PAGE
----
Roofing FAQ

Q:
I have one layer of shingles on my home which need to be replaced. Is it necessary to remove these shingles prior to the installation of a new roof?
A:
The building code permits you to go over existing shingles with a second layer, but it is not recommended. Although cost effective, faster and cleaner, the possible problems in leaving the original layer on the roof outweigh the benefits. Most roof decks constructed in the last 40 years are made of 3/8" plywood with truss supports centered at 24". Although adequate, this roof design does not support additional long term weight loads, (such as a second layer of shingles). The most common result is sagging between the trusses, creating a unattractive rolling effect. In some cases, the actual trusses may warp. As well, the gaps and air spaces between the two layers create a softer surface, which generally causes the shingles to age faster. The underlying shingles often reflect through the new layer, resulting in an unsightly appearance. Without removing the original layer of shingles the roof deck cannot be inspected for any repairable flaws or decay. Finally, a suitable underlayment cannot be applied to offer sufficient winter and storm protection. The removal of the shingles may add 25% to the overall cost of roof replacement, but the added life, superior performance and improved appearance of this application more that justifies the additional expense.  

Q:
What are 'Architectural Shingles' and why should I consider them for my home?
A:
Architectural shingles are an asphalt shingle that is manufactured to provide a thatched, 3-dimensional appearance, similar to traditional wood or slate shingles, but at a fraction of the cost. The process usually involves the lamination of one shingle over another resulting in a heavier, longer lasting product with more curb appeal than a traditional 3-tab shingle. Typical warranties on this product range from 30/40 years lifetime. Homeowners looking for added durability and/or increased resale value should seriously consider this low-cost upgrade.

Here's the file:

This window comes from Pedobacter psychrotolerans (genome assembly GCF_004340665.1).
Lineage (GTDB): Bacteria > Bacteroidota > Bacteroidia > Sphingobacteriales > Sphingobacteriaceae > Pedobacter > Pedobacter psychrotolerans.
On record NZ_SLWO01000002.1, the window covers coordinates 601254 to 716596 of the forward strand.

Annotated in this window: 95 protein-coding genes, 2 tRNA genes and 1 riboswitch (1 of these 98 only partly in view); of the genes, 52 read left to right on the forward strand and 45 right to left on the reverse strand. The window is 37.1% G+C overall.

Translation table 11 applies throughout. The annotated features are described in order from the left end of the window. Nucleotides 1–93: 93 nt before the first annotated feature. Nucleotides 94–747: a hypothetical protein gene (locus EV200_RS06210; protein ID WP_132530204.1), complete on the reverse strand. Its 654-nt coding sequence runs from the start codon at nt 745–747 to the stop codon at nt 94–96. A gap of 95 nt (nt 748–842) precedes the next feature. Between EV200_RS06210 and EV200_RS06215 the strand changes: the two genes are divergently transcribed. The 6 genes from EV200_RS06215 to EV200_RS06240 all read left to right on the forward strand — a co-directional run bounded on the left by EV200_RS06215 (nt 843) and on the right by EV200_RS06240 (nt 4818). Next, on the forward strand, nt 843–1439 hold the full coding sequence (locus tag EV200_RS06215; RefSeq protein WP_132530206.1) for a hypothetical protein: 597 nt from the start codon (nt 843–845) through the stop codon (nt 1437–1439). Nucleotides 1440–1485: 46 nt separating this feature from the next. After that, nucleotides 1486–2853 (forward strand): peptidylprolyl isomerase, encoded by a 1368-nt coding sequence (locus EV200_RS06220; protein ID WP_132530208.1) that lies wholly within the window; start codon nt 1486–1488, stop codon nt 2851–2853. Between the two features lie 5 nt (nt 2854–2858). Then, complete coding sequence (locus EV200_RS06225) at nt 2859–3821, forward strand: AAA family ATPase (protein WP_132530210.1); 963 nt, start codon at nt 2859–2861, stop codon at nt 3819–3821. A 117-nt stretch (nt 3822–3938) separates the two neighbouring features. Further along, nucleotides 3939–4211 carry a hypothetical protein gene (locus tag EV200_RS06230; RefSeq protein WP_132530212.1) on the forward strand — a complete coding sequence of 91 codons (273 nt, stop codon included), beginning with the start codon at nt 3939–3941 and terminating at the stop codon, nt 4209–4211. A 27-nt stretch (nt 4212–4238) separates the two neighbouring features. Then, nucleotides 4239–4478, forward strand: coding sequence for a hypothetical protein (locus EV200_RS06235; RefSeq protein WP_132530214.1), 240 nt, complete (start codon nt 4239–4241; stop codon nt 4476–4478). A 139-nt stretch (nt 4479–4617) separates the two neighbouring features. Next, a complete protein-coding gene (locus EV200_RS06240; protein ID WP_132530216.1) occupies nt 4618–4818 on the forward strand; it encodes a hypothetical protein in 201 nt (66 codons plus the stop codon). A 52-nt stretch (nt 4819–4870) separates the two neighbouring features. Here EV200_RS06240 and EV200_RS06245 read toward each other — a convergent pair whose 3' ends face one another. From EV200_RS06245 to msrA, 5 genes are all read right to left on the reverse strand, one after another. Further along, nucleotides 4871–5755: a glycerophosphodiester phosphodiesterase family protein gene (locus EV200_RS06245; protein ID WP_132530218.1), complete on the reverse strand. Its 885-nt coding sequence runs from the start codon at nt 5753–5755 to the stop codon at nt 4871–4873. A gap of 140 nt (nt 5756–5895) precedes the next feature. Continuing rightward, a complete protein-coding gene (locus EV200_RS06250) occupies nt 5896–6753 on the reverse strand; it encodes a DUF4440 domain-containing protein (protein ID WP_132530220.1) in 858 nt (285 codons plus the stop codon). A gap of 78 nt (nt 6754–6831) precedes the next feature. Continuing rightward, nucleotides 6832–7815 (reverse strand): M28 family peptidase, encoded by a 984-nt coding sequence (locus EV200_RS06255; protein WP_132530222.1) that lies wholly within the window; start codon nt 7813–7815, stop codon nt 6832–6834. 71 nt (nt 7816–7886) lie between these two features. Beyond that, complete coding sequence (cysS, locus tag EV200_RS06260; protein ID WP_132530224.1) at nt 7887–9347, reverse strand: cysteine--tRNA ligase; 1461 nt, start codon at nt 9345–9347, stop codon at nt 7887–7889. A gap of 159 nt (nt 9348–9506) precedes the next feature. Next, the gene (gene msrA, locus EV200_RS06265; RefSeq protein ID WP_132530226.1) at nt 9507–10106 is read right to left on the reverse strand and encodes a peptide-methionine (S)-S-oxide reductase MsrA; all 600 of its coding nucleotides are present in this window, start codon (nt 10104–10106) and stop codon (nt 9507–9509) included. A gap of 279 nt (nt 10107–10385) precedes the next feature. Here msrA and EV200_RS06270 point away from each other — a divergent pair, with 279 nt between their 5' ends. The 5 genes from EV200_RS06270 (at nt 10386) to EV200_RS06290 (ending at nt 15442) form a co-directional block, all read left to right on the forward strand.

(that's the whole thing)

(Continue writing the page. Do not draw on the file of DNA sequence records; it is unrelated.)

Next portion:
Q:
Last winter our roof leaked due to excessive ice damming along the eaves, causing considerable interior damage. Why did this happen and how can we prevent this from reoccurring?
A:
Ice dams generally form after a heavy snowfall, followed by an extended period of freezing weather. Homes that are poorly insulated and/or under ventilated are more prone to this problem. Heat escaping from the house warms the attic space, particularly along the wall line, where the attic space is small. As the roof deck warms from the attic, snow melts and runs down the roof, refreezing over the unheated soffit area. This thawing/freezing effect causes ice to build up and roll into the eaves, eventually creating a dam to further melting snow, trapping water and forcing it under the shingles, creating an interior leak. SOLUTIONS a. Increasing the attic insulation decreases heat loss into the attic and minimizes the thaw/freeze cycle that forms the ice dam. b. Increase ventilation in both the soffit and the roof deck allows dry cool air to flow into the attic and hot moist air to escape, again preventing the thaw/freeze cycle. c. Roof underlayment can prevent leaks, if an ice dam still occurs. Edmunds recommends a peel and stick membrane, such as the IKO Stormtamer membrane on the bottom three feet, essentially sealing water out, plus a synthetic membrane over the remaining roof for added security. d. Heating cables, as a last resort, provide a bandaid solution by preventing ice from forming along the soffits and eaves. It should be noted that this product does not address the underlying problems. (i.e. poor insulation/ventilation).      

Q:
How do I know when it is time to replace my roof?
A:
If your roof is 10 years or older, look for these trouble signs: NOTE:Southern and western exposures usually age quicker, as do lower pitched roof areas. If unsure, Edmunds can provide a free assessment.